Shasta, a true Maryland favorite, made its effervescent debut in 1889 and rose to popularity in 1900.
Massachusetts — Moxie
Maine’s official state beverage is Massachusetts-born, so we had to give some credit to the Bay State. In 1900, production took a road trip from Lowell to Boston, staying true to its MA roots.
Michigan — Faygo
We’d be surprised if you couldn’t find a bottle of Faygo in Michigan. The soda is still made in Detroit today.
Minnesota — Sun Drop
Though it was developed in Missouri, that doesn’t deter folks in Minnesota from deeming this bev a favorite.
Mississippi — Barq’s Root Beer
Barq’s Root Beer was first sold in Mississippi, and it recently celebrated its 120th birthday. We think that calls for a root beer float!
Missouri — Sun Drop
Fun fact: The citrus soda was invented on a random joyride in 1949 in St. Louis.
Montana — Flathead Lake
Montana’s beloved soda is named after the majestic lake that snakes through the northwest. However, the artificial colors in this soda make this pick murkier than the Atlantic.
Nebraska — Kool-Aid
Although not a bubbly soda, Nebraska’s official state beverage is Kool-Aid, so we couldn’t bestow the state with any other colorful competitor. Oh yeah!
Nevada — Club Soda
Food Network named Picon Punch—a cocktail with Amer Picon, grenadine, brandy, and club soda—Nevada’s unofficial state drink. Club soda gives the desert state’s go-to cocktail a coveted effervescence.
New Hampshire — Squamscot
This eccentrically-flavored line has been crafted in NH since the 1800s and has remained a favorite since. We’re wondering if it’s the half-and-half soda that continues to steal their hearts.
New Jersey — Boylan’s
Born and bottled in NJ, Boylan’s is likely the go-to cocktail mixer in Atlantic City.
New Mexico — Dr. Pepper
Because New Mexico’s favorite alcoholic drink is Fireball, we think it’s safe to say that the similar-tasting yet non-boozy Dr. Pepper could be the southwestern state’s top soda.
New York — Coca Cola
As classic as it gets, we couldn’t choose a more fitting soda than Coke for the Big Apple.
North Carolina — Cheerwine
The first-ever cherry cola is also dubbed the “Nectar from North Carolina.” Also, despite its name, there’s no wine in Cheerwine.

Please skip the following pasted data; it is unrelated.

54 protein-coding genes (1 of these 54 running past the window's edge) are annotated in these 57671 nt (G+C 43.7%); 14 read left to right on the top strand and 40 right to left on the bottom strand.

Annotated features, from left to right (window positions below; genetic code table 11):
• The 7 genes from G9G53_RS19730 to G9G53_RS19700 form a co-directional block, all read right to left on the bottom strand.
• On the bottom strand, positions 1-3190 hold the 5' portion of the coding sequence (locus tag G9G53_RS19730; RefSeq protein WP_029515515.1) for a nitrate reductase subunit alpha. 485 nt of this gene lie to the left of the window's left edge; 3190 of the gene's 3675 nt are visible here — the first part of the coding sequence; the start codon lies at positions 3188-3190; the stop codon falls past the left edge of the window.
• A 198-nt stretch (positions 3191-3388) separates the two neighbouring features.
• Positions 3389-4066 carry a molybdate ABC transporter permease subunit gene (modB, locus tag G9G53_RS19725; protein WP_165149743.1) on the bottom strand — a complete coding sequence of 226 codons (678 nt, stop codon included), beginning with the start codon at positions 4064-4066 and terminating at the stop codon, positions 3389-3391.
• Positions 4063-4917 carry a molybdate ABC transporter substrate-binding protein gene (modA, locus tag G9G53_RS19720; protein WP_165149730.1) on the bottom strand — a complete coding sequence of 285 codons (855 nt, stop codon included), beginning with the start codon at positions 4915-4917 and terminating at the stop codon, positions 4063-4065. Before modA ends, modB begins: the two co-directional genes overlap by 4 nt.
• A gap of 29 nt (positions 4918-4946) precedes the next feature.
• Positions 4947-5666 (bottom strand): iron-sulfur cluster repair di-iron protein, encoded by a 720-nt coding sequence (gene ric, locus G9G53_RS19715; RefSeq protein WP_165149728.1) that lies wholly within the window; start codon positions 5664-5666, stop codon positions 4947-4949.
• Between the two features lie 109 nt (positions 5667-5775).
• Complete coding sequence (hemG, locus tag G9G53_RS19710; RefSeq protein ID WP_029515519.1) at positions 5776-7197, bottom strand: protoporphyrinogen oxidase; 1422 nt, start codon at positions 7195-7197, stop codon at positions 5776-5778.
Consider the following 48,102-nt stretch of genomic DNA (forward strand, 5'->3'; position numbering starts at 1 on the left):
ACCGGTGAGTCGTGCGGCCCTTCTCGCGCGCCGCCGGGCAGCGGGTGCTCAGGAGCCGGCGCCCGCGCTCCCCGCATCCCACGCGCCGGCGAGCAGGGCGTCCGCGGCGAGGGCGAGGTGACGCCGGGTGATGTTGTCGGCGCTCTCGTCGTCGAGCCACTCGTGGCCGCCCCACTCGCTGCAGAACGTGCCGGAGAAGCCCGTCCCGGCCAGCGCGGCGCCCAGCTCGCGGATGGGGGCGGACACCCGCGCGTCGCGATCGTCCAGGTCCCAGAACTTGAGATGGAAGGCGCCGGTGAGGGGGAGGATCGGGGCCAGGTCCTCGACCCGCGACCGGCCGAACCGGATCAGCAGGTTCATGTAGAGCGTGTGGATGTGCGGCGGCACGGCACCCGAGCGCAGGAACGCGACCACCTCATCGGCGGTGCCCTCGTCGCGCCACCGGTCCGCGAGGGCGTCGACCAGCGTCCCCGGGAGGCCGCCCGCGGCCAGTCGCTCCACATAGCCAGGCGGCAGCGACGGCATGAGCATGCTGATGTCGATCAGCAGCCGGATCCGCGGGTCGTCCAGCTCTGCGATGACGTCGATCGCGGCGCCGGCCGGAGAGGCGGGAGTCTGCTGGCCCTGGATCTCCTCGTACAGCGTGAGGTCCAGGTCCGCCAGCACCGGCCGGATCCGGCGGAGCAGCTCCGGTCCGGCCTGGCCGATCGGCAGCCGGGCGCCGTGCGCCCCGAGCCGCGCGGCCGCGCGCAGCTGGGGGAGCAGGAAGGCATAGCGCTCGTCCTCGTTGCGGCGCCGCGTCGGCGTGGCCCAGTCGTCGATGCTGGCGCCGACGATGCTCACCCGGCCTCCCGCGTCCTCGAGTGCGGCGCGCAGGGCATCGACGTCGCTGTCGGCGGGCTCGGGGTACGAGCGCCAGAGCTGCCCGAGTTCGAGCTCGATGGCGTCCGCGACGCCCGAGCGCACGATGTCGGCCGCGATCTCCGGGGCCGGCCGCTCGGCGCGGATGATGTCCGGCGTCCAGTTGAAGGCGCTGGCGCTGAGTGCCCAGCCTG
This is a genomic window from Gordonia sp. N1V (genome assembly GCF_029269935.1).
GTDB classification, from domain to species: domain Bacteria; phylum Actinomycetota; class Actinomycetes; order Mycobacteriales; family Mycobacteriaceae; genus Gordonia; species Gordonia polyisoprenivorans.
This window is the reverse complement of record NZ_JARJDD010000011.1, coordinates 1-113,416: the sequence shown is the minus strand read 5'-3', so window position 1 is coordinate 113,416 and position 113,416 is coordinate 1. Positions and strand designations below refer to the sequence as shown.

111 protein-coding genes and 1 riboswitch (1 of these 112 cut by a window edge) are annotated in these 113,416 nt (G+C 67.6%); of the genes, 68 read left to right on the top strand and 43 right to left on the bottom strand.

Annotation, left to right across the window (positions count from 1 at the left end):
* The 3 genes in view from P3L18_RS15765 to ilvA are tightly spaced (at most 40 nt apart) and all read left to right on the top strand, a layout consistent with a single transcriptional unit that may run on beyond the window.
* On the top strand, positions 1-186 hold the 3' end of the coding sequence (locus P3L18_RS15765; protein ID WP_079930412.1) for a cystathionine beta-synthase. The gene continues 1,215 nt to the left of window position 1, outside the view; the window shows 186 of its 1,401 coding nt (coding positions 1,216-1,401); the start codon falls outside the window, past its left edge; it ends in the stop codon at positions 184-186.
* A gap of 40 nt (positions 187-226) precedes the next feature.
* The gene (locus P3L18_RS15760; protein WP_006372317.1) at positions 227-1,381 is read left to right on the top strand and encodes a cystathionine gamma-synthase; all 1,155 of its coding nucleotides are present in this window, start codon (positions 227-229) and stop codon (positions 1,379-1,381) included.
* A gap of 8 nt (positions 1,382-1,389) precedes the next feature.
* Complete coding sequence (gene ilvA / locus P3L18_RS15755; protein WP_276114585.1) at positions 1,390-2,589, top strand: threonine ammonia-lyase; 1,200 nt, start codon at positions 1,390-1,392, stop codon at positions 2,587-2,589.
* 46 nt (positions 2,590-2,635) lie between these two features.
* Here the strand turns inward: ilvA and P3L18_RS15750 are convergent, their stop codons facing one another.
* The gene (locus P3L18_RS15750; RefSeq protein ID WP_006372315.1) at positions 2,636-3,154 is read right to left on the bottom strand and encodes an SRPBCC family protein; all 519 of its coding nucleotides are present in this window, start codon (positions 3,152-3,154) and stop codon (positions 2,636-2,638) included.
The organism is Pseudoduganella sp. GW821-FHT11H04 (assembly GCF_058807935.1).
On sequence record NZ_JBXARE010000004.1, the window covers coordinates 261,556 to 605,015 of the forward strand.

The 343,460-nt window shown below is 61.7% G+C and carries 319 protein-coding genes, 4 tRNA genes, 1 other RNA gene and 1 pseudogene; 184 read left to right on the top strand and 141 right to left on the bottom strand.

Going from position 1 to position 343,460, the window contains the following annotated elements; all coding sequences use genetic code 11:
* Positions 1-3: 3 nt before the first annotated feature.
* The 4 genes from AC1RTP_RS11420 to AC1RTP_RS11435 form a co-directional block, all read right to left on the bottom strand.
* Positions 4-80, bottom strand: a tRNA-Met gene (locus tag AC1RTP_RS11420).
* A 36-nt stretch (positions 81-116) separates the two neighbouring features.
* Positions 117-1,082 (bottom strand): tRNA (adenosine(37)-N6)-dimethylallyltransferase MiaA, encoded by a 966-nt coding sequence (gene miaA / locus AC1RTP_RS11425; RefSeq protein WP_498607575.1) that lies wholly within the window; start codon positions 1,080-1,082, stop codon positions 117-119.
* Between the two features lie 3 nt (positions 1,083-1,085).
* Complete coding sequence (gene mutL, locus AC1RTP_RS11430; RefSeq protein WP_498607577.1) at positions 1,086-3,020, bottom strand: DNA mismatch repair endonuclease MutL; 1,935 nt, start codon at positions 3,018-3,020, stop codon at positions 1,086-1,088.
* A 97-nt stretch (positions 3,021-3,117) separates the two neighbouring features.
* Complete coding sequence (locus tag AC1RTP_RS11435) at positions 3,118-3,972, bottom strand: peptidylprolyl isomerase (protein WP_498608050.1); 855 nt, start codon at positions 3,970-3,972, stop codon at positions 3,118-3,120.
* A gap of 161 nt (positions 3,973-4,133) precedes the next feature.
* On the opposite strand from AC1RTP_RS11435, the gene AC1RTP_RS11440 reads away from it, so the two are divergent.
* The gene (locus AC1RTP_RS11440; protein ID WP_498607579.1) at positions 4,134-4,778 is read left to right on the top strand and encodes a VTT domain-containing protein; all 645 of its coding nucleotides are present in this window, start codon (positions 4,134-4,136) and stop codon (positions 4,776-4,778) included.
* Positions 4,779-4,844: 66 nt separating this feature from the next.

North Dakota — Coca Cola
We’re gonna go with Thrillist’s rationale here and say the classic can is North Dakota’s first pick.
Ohio — Cherikee Red
Born in 1969 and bottled in Ohio, this locally-sold soda actually doesn’t have a typo in its name! The spelling simply highlights the cherry flavors in the can.
Oklahoma — Dublin Dr. Pepper
According to Thrillist, you can still find the discontinued Dublin Dr. Pepper in soda fountains across the state.
Oregon — Thomas Kemper Root Beer
In 1990, The Thomas Kemper Brewing Company produced a root beer for those who didn’t imbibe alcohol. It’s a true treat for locals.
Pennsylvania — A-Treat
A-Treat is headquartered in Allentown (is that where the A comes from?), and it features delicious and eccentric flavors such as orange cream, grapefruit, and birch beer.
Rhode Island — Yacht Club Soda
Based in North Providence, Yacht Club is the official soda and water company of Rhode Island. We’ll grab a bottle and sail through Providence River, please.
South Carolina — Blenheim Ginger Ale
Although the ginger ale moved bottling plants, it has always remained in South Carolina. The fans in the state are just as dedicated.
South Dakota — Millstream Brewing Root Beer
One of the very few places to grab a bottle of this niche root beer is South Dakota. Get ’em while you can.
Tennessee — Coca-Cola
We consulted a TN native, who effortlessly proclaimed Coke as the state’s favorite.
Texas — Dr. Pepper
The cinnamon-flavored soda was invented by a pharmacist in 1885 in Waco, Texas, and it was dubbed Waco before undergoing a name change. Now, Dr. Pepper’s formula is safeguarded in two different Dallas bank vaults.
Utah — IronPort
Much like Idaho, IronPort is well-known in Utah, making this unicorn bev unique to the northwest region.
Vermont — Sweet Water
The Vermont family owned and operated bottling company began when two brothers drank maple sap in their backyard and decided that the natural sweetener would fare well with some carbonation. We couldn’t agree more.
Virginia — Cheerwine
No surprise here that the southern favorite is a hit in Virginia, too.
Washington — Thomas Kemper
Because Thomas Kemper was founded in Washington, we had to give it to the Evergreen State. Try the Ginger Ale, Black Cherry, and Grape.
West Virginia — Mountain Dew
The Dew reigns supreme in West Virginia, Only in Your State reports.
Wisconsin — Sprecher Root Beer
Milwaukee’s original craft brewery makes some of the best root beer, cream soda, and cherry cola.
Wyoming — Jackson Hole Soda
The Wyoming company deems its creation “the best dang old-fashioned soda in the whole dang country.” According to the brand’s site, the High Mountain Huckleberry is the go-to.